We’re off! The NOAA Research Vessel Ronald H. Brown left the San Diego Naval Base this afternoon and started ‘heading for the border’… Past it actually; the first transect lies more than 500 miles to the south, off the west coast of Baja California, a region more famous for its wintering population of eastern Pacific gray whales than its carbonate chemistry.
The ship will pause to collect a sample at Station 001 on its way past Point Loma (more about that in the next post), but for the next 24 hours, the scientists are focused on settling in and getting their equipment ready for the first transect.
And that’s why today’s post comes to you from the NOAA Ocean Acidification Program headquarters on the opposite coast (Silver Spring, MD), where OAP Program Manager Erica Ombres is holding down the fort while her colleagues are attending the 4th International Symposium on the Ocean in a High CO2 World in Hobart, Tasmania.
Erica is well-qualified to provide a perspective on the 2016 West Coast OA Cruise. She oversees all research funded by the NOAA OA Program (which awards grants to academic as well as federal scientists), including much of the work that will take place on the Ron Brown over the next 5 weeks. But she also has a PhD in Marine Science, and has studied the impacts of OA on the metabolism and physiology of Antarctic krill. In fact, she was a mission scientist on the last NOAA West Coast OA Cruise in 2013 (and blogged about it here). She transitioned into her current position through a 2013 Knauss Fellowship, a Sea Grant program that places graduate students interested in Ocean, Coastal and Great Lakes resources and policy issues in year-long paid government internships.
We noticed that the mission and objectives of the current cruise seem very similar of those of the 2013 Cruise, and asked Erica why scientists would want to go out and do the same thing in the same place. Turns out there’s a very good reason: rising atmospheric carbon dioxide (CO2) emissions are causing ocean conditions along the West Coast to change so rapidly, it’s vital that oceanographers revisit these waters regularly to understand trends and generate models to predict how ocean acidification will affect us over the next several decades. This approach, known “repeat hydrography”, is used all over the globe to monitor CO2-driven changes in ocean chemistry, temperature and currents.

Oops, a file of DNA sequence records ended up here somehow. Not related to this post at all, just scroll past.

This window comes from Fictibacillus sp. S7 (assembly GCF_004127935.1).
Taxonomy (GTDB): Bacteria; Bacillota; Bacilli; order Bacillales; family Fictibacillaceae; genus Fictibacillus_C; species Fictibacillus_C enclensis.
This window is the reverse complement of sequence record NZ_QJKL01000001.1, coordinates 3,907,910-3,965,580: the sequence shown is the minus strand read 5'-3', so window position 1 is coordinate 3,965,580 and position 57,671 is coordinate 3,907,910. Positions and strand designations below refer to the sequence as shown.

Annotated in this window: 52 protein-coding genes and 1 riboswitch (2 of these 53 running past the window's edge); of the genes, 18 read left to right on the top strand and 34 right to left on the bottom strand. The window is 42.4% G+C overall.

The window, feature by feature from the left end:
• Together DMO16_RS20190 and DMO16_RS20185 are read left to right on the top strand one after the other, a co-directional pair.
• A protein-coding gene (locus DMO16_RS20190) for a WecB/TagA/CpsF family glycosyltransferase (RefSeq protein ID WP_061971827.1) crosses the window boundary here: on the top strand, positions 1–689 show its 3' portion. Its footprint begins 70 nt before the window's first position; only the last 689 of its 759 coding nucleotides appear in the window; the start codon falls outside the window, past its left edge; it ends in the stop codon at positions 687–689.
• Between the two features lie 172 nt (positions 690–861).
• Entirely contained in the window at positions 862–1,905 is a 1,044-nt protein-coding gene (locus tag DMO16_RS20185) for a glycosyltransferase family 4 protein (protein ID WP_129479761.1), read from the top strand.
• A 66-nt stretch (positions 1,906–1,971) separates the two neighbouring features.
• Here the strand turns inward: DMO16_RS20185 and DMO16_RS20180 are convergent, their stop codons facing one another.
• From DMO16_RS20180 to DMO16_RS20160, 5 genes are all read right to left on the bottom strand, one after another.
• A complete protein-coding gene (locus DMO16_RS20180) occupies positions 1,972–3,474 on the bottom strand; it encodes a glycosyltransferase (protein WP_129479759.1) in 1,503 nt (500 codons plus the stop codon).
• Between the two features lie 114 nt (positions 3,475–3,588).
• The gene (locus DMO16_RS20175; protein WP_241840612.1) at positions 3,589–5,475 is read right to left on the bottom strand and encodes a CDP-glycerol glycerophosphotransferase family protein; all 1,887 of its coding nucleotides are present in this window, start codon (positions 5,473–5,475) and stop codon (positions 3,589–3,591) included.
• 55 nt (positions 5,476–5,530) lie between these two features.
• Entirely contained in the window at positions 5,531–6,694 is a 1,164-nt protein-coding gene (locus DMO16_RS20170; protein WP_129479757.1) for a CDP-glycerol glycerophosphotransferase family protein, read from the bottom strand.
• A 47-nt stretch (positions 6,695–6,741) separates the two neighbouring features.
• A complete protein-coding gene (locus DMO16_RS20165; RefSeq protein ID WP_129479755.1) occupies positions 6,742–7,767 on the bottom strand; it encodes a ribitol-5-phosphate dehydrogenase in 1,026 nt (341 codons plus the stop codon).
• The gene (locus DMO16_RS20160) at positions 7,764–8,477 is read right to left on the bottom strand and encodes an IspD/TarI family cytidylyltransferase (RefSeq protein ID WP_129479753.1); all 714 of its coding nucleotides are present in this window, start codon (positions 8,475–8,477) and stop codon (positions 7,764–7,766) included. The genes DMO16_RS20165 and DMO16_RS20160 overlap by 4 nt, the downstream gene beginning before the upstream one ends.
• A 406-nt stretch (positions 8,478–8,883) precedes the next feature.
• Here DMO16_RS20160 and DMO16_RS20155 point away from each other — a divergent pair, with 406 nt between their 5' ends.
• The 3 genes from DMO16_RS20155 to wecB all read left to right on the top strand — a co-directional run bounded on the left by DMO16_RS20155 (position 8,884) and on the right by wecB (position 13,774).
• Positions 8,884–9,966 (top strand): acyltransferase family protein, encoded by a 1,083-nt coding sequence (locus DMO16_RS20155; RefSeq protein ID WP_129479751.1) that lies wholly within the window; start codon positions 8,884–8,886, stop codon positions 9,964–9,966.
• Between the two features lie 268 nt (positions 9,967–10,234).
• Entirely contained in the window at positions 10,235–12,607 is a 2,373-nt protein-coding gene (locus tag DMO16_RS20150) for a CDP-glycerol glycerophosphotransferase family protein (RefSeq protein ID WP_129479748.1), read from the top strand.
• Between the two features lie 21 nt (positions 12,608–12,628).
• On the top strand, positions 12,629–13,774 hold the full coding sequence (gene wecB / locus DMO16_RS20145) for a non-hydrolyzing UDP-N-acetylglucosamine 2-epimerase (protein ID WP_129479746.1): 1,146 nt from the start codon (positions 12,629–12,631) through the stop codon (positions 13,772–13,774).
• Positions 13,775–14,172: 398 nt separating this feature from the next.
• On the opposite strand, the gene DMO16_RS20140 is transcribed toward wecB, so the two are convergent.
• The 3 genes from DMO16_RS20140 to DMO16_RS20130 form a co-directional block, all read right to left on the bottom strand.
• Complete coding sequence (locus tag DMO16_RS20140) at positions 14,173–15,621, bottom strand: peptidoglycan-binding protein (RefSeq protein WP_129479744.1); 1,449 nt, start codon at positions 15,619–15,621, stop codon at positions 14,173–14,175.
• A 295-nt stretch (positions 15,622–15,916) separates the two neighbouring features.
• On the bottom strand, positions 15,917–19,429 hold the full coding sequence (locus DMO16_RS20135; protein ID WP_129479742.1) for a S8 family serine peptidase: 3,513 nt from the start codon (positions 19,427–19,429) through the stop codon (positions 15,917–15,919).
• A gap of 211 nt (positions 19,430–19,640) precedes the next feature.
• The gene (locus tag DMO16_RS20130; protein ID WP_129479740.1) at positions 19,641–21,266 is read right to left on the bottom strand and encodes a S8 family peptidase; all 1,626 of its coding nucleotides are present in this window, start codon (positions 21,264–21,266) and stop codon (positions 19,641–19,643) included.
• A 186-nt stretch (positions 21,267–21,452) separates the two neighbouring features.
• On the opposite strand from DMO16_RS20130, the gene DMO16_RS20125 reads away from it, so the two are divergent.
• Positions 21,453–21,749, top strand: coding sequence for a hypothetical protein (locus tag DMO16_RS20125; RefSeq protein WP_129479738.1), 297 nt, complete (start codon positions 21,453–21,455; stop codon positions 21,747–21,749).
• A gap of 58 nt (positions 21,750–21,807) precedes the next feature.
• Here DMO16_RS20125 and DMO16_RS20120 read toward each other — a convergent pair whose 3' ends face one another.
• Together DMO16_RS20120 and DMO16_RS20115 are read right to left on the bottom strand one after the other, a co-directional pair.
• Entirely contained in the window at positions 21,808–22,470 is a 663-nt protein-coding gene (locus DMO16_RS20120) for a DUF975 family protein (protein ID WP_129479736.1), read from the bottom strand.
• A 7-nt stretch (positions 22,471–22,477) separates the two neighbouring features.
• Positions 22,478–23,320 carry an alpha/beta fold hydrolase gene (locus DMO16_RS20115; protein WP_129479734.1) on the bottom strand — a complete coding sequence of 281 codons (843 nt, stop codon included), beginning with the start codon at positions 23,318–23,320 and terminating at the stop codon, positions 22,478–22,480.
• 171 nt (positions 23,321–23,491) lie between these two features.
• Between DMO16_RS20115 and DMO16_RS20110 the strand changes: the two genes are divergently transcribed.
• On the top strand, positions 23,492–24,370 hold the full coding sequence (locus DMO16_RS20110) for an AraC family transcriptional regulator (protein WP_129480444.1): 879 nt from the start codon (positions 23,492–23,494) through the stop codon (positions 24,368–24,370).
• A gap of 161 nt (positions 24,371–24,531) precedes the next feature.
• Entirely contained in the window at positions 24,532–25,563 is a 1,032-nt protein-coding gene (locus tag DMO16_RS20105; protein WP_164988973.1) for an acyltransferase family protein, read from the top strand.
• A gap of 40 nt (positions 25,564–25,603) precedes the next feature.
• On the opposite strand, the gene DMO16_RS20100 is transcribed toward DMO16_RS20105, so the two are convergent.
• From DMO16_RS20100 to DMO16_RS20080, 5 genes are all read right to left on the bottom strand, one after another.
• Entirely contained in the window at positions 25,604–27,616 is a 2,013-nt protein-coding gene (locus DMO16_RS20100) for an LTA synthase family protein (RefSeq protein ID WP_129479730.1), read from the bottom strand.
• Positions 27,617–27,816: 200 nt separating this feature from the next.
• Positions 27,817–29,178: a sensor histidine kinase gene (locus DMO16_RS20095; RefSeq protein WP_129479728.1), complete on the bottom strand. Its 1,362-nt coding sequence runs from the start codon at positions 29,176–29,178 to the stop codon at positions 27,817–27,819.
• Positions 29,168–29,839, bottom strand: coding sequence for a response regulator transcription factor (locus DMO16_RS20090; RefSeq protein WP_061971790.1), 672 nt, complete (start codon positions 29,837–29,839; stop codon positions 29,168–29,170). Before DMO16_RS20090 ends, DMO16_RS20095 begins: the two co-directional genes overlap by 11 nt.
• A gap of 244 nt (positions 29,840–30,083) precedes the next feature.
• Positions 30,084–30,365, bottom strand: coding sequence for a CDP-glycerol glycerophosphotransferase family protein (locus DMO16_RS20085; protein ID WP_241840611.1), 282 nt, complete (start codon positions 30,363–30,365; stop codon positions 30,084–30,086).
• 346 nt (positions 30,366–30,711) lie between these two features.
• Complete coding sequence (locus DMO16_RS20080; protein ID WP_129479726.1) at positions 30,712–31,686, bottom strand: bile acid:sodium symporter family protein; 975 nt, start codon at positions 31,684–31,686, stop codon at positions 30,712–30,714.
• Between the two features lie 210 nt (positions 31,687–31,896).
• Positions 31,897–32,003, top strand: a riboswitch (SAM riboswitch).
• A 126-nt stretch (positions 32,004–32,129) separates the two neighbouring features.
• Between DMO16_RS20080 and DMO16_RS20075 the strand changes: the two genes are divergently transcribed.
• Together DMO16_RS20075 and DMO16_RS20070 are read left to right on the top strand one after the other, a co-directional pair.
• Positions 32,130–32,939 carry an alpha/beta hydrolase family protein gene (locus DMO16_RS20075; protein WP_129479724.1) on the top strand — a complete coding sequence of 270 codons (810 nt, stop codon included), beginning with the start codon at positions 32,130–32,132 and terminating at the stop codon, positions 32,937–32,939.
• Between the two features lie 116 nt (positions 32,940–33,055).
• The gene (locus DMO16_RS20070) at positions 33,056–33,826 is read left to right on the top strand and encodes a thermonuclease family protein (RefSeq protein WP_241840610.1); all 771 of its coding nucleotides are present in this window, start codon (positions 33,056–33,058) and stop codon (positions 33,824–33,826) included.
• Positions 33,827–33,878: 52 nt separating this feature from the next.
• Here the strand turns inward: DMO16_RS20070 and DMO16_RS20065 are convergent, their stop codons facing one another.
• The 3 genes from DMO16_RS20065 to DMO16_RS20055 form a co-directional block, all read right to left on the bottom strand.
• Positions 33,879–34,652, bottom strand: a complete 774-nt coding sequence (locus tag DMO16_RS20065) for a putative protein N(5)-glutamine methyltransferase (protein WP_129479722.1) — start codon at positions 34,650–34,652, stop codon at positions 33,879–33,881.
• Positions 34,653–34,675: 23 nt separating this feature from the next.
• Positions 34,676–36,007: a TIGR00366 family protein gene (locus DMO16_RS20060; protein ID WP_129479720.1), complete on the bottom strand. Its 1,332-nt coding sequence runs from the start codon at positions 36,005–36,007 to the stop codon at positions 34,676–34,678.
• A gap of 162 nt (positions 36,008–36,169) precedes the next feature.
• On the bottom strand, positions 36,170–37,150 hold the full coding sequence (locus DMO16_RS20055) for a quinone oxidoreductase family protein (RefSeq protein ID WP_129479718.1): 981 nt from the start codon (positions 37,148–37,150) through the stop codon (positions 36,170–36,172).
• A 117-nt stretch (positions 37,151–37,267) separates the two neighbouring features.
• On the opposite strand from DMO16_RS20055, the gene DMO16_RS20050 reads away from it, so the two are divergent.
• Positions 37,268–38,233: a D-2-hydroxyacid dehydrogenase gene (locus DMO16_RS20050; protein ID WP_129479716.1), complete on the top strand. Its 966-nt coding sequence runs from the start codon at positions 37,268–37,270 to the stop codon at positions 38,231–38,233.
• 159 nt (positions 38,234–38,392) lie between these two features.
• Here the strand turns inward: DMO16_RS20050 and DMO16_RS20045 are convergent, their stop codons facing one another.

Erica pointed out that for all the similarities to past cruises, there’s a lot that’s novel about the current mission. There’s a major emphasis on gathering biological data in tandem with traditional chemical and physical measurements. Scientists suspect that the past two years of unusually warm water along the west coast (nicknamed ‘The Blob’) may be compounding the effects of acidification within the California Current system, and they’ll employ the latest techniques to understand how key species like copepods and marine microbes are responding to both of these stressors. There’s also unprecedented collaboration with scientists in other U.S. federal agencies. For the first time in the West Coast Cruise’s five voyage history, three national parks—Cabrillo National Monument and Channel Islands National Park in California, and Olympic National Park in Washington—will participate. In some locations, they’ll partner with National Marine Sanctuary staff to collect near shore samples.
What makes these partnerships so great is having the shore-based team to connect the dots. NOAA Research Vessels would literally run aground if they tried to collect samples in these waters!
By contributing their robust, yet routine, near-shore and on-shore monitoring data and expertise, these parks and sanctuaries will help develop a more complete picture of ocean acidification on the West Coast. “What makes these partnerships so great is having the shore-based team to connect the dots. NOAA Research Vessels would literally run aground if they tried to collect samples in these waters!”
Working through the Interagency Working Group on Ocean Acidification (IWGOA), which OAP Director Libby Jewett* chairs, the OA Program helped leverage a similar relationship with the U.S. Environmental Protection Agency to expand last summer’s East Coast OA Cruise into shallow Narragansett and Delaware Bays. Erica is always looking for ways to foster partnerships, both within NOAA and across agencies. “We really try hard to be good partners and share resources to advance NOAA’s mission as far as possible.”
*Tune in May 6, at 3pm Pacific Time to hear Libby and OAP Deputy Director Dwight Gledhill report live from the Ocean in a High CO2 World Symposium in Hobart, Tasmania about the latest in OA Science and Communication.